Yorkton Paper 96
By Mark Claxton
Al Gerwing loves his work.
As the 75-year old Lake Lenore resident speaks for more than an hour about his efforts on behalf of homeless children in the slums of northeastern Brazil, his passion is evident.
Gerwing uses words like "horrified" to describe his first reaction to the plight of Brazilian street kids. He speaks glowingly of the "marvelous: people at the Canadian International Development Agency (CIDA) who have helped him in his work. And he still finds the supportive response of Saskatchewan communities "unbelievable."
One word that never crosses his lips, however, is "retirement."
Gerwing will turn 76 in February; and after a 48-year teaching career, eight return trips to Brazil, and dozens of tours of the Prairie provinces, he still packs his bags every year and travels to a Saskatchewan town or city, where he single-handedly produces and directs a full-length musical play and forwards every dime of the proceeds to projects for the homeless in South America's largest country.
With the support of CIDA, Edmonton – based group Change For Children, and St. Joseph's Save The Children Fund of Spruce Grove, Alta., Gerwing brought only a suitcase and a passion for musical theatre to Yorkton in October 1998, where he began telephoning area churches, drama groups, music teachers and community organizations in search of local talent to perform in the Gilbert & Sullivan light opera H.M.S. Pinafore, a Satire of straight-laced English mores and mannerisms that is one of his personal favorites.
The musical comedy will be staged at the Anne Portnuff Theatre in late April and will feature only local singers and musicians among its lead roles, chorus members, and orchestra.
Gerwing first saw H.M.S. Pinafore as a grade 12 student in Humboldt and the experience has stayed with him.
"It knocks my socks off," he said in a Jan. 15 interview at the bed-and-breakfast he calls home during his Yorkton stays. "I couldn't believe how it moved me."
Gerwing has staged Pinafore in several Saskatchewan communities since.
" It's very accessible to the audience," he said. "Sometimes (in musical theatre) the story gets so convoluted, and then when it's all sung, the audience isn't quite sure what the story-line is.
But that's not true with Pinafore. It's so transparent, that they can focus on the satire and have fun."
After a series of initial rehearsals in January, Gerwing will be flying to the state of Alagoas in Brazil for the ninth time, accompanied by representatives from CIDA who will lean upon his translation skills in Portuguese to see for themselves the results of Gerwing and hi colleagues in the state's city slums.
Tens of thousands of poverty-stricken families have been forced to the slums in recent years as Brazil's wealthy landowners, some of whom own more than 10 million acres of prime arable real estate, move to mechanized agriculture and evict workers and their families from the land.
"They'll kick the whole 20,000 (laborers) off in one fell swoop," Gerwing said. "Where do they go? The city slums.
"The man, he's going to go somewhere to see if he can find work. The woman takes in washing and feeds her kids. If she gets sick and dies, because there's no health care there, all the kids are on the street."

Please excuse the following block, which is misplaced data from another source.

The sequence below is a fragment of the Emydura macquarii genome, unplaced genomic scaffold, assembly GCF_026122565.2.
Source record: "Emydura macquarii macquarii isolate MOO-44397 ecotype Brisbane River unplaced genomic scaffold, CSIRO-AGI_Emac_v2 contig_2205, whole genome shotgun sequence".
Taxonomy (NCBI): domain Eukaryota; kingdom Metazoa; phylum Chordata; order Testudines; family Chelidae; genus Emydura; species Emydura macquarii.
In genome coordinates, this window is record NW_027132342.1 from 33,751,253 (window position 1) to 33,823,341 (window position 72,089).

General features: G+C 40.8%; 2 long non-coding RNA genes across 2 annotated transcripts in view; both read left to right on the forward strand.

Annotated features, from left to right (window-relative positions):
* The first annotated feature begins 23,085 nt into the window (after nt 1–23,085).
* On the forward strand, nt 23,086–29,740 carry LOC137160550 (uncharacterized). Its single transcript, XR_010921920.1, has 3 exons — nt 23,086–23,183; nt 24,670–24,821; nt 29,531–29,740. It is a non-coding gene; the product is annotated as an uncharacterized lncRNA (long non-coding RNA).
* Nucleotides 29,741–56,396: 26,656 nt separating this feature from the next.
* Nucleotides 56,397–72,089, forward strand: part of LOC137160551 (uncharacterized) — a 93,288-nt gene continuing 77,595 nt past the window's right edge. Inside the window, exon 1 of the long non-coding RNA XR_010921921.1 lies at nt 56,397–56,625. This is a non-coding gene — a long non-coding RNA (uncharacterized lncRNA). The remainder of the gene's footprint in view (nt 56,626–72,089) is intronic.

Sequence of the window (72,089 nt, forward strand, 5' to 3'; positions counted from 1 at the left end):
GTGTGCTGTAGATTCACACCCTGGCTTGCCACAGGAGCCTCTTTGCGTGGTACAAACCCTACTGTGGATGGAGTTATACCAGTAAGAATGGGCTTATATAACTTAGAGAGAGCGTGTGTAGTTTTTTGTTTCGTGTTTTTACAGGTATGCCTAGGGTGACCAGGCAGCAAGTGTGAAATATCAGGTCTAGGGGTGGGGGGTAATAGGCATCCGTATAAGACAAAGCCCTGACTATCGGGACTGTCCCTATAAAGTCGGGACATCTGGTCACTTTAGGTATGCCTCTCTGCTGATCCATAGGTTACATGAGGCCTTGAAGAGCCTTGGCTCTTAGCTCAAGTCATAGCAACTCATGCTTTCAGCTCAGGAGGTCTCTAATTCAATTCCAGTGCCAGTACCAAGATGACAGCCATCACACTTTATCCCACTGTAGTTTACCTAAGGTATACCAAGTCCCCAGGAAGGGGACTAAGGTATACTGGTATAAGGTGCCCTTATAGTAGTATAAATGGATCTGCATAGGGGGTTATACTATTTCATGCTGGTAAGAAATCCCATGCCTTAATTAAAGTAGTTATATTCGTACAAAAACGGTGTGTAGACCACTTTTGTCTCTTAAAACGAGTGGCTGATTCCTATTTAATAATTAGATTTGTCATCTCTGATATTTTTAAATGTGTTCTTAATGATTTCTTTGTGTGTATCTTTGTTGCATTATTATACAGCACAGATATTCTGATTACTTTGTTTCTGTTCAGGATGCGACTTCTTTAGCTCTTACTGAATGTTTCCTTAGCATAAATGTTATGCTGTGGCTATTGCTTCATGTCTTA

Gerwing was first confronted with the growing social disaster in Brazil during a 1979 visit to Alagoas, where several friends had made their homes. He was so moved by the plight of the street children, some of whom have been shot and killed by state police viewing them as a nuisance, he has labored on their behalf ever since.
Inspired by Brazilians like retired teacher Lourdes Monteiro, who has raised roughly 2,000 children since she first opened her home to street kids in 1979, Gerwing spent every dollar of his $90,000 retirement savings on projects devoted to schooling and rehabilitation for Brazil's orphans.
"My finances were wiped out in one fell swoop," Gerwing recalled. He was finally forced to turn to non-governmental agencies in Alberta and Saskatchewan for help. A recipient of the 1989 Order of Canada, Gerwing has turned his love of theatre into an annual fundraiser. His productions have included performances in Humboldt, Melfort, and Wainwright, Alta.
Years after many would be enjoying a leisurely retirement, Gerwing still does one show every year and speaks to community groups and churches about the Brazilian situation every chance he gets.
"The opportunity to do social justice education, that always turns my crank," he said. "The possibility of winning new friends for the poor in Brazil, that is certainly an impetus."
Gerwing still gets amazed at the response he receives from local volunteers when he arrives in a Saskatchewan community for the first time.
"Holy smokes, they don't even know me, and they're all saying "yes," he said with a laugh. "That's one thing that sustains me, when you get people interested in helping. That's always a morale booster."
Gerwing is also sustained, however, by an abiding anger at the injustice that condemns thousands of families in Brazil every year to a lifetime on the filthy streets of a slum.
"This is the situation that we in the First World are fostering," he said."Just this week, the big financier took $45 billion in capital out of Brazil and so now the Brazilian economy is starting to collapse exactly like it did in Indonesia. The financiers are crucifying one people after another.
"The world is being made very safe for investors, and very unsafe for the poor.""The financiers are crucifying one people after another. The world is being made safe for investors, and very unsafe for the poor."